Habit hacker: La Jollan develops an app to help vapers quit
Tired of his addiction to vaping, a local man has developed an app that he says can help others kick the habit of using e-cigarettes.
Jonathan Kopp, a 2018 graduate of La Jolla High School, said: “Back in high school, I got extremely hooked on [e-cigarettes]. Everyone, all my friends were doing it. Fast forward a few years and now I’m going to college. It gets expensive; I can’t afford it. And most importantly, it’s affecting my health and my friends’ health.”
Kopp, currently in school in San Francisco for software engineering, developed and launched the app Quit Vaping in October. “My goal was to help myself quit, and my friends. From there, I’ve been working nonstop on the app. It feels amazing to be able to help people struggling with the same thing I was.”
Quit Vaping has more than 70,000 users and a 4.9 rating out of 5 among more than 900 reviews in the United States on the Apple app store.
Kopp said it took him about a month to quit vaping with his app. However, he cautioned that “people don’t understand quitting is a lifelong journey,” saying there are times he craves his former vape pen.
Though the composition of the vapor in an e-cigarette may vary, it usually contains nicotine, flavoring and other additives. “The nicotine in e-cigarettes and regular cigarettes is addictive,” according to the U.S. surgeon general’s office.
For Kopp, quitting is “all a mind-set,” he said. “[I’m] just looking to the future and knowing the benefits” of quitting.
He’s enjoyed better health, he said. “I’m a big athlete,” he said, adding that he enjoys surfing and working out. “My energy levels, being able to breathe, was a challenge toward the end of my addiction.”
Kopp said he also has more disposable income since he’s no longer spending $40 weekly on his vaping habit.
The Quit Vaping app works, Kopp said, through several features. “The biggest feature is the ‘buddy system,’ where users team together to quit.”
The app “almost gamifies the whole aspect of addiction and quitting,” he said. “What happens is, you see your friends’ quit time, how long they’ve been clean and the reason why they quit,” which he believes motivates users “to not let your friends down.”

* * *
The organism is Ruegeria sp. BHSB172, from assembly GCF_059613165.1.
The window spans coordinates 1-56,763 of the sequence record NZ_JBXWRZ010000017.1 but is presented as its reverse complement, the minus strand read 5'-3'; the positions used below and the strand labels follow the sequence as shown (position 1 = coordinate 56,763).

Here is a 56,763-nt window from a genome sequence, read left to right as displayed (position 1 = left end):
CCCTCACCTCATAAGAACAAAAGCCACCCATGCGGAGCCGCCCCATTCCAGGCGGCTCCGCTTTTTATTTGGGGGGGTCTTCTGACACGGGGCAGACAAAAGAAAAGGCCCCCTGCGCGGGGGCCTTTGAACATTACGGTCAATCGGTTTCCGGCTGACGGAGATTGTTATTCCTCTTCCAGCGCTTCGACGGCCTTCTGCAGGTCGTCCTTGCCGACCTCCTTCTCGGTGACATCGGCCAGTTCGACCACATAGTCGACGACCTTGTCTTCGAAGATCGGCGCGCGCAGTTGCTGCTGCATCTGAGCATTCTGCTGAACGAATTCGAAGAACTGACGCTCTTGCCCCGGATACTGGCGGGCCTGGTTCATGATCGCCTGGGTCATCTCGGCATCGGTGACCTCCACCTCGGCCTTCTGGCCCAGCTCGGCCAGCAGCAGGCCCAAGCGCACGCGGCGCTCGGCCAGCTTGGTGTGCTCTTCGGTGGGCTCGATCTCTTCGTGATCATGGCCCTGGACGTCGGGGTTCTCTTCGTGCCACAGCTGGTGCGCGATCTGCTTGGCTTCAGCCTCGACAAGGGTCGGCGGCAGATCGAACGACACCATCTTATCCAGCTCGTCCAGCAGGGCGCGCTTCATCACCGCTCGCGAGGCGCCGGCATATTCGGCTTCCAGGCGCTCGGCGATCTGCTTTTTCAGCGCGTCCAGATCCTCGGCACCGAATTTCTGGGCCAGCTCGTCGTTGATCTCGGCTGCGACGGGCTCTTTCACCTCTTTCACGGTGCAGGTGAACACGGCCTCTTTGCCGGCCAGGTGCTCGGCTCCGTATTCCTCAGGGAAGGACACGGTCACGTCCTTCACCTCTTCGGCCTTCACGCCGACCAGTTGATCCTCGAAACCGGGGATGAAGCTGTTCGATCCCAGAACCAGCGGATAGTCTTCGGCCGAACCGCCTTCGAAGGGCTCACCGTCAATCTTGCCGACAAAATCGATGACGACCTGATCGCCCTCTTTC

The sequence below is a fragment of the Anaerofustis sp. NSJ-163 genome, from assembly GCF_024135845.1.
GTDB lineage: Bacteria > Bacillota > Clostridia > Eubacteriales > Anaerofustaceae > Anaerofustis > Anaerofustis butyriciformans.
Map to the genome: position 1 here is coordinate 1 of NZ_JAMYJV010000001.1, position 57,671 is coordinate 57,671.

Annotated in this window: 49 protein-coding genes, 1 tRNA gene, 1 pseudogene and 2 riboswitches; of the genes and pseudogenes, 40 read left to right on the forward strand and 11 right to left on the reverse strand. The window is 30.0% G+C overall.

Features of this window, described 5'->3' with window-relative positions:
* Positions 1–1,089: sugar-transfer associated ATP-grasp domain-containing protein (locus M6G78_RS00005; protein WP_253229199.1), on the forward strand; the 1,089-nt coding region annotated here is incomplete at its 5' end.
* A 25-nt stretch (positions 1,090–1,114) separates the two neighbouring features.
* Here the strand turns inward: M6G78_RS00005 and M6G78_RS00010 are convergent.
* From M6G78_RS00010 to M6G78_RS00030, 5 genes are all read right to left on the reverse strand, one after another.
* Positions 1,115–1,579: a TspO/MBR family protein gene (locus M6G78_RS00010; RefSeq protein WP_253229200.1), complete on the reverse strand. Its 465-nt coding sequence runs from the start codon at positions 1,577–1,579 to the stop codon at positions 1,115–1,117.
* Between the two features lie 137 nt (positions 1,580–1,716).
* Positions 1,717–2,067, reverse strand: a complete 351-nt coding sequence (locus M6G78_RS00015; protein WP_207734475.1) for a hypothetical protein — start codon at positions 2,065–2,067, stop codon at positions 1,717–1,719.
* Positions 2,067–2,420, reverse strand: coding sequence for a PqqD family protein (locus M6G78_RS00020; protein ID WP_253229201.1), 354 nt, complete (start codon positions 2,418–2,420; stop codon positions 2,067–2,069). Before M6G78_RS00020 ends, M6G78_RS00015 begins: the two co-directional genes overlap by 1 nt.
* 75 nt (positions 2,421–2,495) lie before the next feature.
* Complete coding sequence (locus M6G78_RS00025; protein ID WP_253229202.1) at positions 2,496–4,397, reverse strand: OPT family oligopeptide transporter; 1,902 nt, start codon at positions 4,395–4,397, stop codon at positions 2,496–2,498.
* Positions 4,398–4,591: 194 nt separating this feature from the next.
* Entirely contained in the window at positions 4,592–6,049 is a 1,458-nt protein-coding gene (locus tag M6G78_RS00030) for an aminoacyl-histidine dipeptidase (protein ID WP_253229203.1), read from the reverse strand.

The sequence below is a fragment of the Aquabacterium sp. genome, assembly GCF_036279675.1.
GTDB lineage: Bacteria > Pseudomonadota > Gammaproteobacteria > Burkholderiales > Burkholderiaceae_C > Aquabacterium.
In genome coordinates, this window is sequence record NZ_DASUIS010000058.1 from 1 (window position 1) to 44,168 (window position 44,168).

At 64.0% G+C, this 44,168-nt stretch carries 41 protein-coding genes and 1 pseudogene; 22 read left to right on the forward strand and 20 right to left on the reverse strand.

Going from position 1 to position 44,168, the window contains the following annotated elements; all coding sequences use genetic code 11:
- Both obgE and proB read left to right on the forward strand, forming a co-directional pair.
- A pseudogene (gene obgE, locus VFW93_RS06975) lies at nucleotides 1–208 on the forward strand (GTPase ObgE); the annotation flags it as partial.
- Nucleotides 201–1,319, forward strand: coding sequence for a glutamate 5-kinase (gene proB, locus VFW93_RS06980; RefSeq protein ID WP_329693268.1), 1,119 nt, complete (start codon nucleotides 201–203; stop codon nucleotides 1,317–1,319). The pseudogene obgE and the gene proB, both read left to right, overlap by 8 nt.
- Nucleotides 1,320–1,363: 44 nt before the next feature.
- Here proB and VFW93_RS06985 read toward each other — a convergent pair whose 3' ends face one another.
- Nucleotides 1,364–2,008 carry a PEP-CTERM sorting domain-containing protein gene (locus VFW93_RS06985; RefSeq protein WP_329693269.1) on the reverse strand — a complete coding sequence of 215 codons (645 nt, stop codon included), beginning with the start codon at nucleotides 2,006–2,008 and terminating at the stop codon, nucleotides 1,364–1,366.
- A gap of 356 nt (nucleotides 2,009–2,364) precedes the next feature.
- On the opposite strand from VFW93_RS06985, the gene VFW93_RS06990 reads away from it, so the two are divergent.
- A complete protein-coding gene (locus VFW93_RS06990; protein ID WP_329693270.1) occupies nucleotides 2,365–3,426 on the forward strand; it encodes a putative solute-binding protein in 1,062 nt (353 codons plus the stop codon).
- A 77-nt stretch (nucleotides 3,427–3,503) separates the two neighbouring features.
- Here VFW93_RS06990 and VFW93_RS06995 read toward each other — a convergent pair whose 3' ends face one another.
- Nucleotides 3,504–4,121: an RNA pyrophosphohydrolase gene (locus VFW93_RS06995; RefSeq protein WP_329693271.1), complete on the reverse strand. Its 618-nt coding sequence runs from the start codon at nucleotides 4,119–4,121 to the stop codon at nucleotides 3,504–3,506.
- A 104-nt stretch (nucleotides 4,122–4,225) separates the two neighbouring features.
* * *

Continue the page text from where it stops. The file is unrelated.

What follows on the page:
Other features include the “community,” where users of the app share their stories and tips. “It makes you feel like you’re not alone in this whole journey,” Kopp said.
The app also provides users with statistics, such as how much money they’ve saved since quitting and information about the benefits of quitting for their lungs, brain and heart.
“It’s tough to quit,” Kopp said, “but in the long run your body’s going to thank you.”
A proposed study of Quit Vaping by Annie Asher, a master of behavioral health student at Tulane University, determined that the app meets more of the U.S. Public Health Service “clinical practice guidelines for treating tobacco use and dependence” published in the American Journal of Preventive Medicine than almost any of the current smoking cessation applications on the market.
The app, Asher stated in her paper, has “an intervention that is specific to vaping … enhances motivation by providing a cost-benefit analysis and goals to meet … assists in developing a quit plan … advises every user to quit and refers to a recommended treatment … recommends counseling and medication through the addiction specialist and arranges follow-ups, and asks for tobacco status.”
Dr. Laura Crotty Alexander, an associate professor of medicine in the UC San Diego Division of Pulmonary Critical Care & Sleep, told the Light that “this is a really, really important area. We do not have established tools to help people quit vaping, especially [for] adolescents and young adults.”
Crotty Alexander said “9 percent of the total adult U.S. population vape and 16 to 28 percent of teenagers and young adults vape.”
“Since nicotine is in the top three most addictive substances of all time, we assume that [more than] 90 percent of [vapers] are addicted,” she said.
“I am really pleased that [Kopp] has had the initiative and follow-through to create and launch this app,” Crotty Alexander said.
But she cautioned against labeling the app “a proven therapy for e-cigarette cessation. Even stopping [vaping] for one month does not mean that the person is cured of their nicotine addiction.”
She recommended that Kopp reach out to “smoking cessation experts to ensure that he is accurately reporting his numbers, and tracking true quitters as well as those who resume vaping, and those who at least are able to cut down on vaping.”
Asher recommended further testing of “the efficacy of Quit Vaping, because it will help to promote [mobile health apps] that meet the guidelines for treating tobacco use and dependence and encourage other similar apps to do so.”
Kopp said he is pursuing a National Science Foundation grant to do a large case study.
Quit Vaping is free to download and use, but a subscription plan is available for purchase that includes a coach to guide users virtually through the quitting process, a nicotine tracker and notifications to help build a routine not centered around vaping or smoking, Kopp said.
Quit Vaping is available at bit.ly/quitvapingapp. ◆
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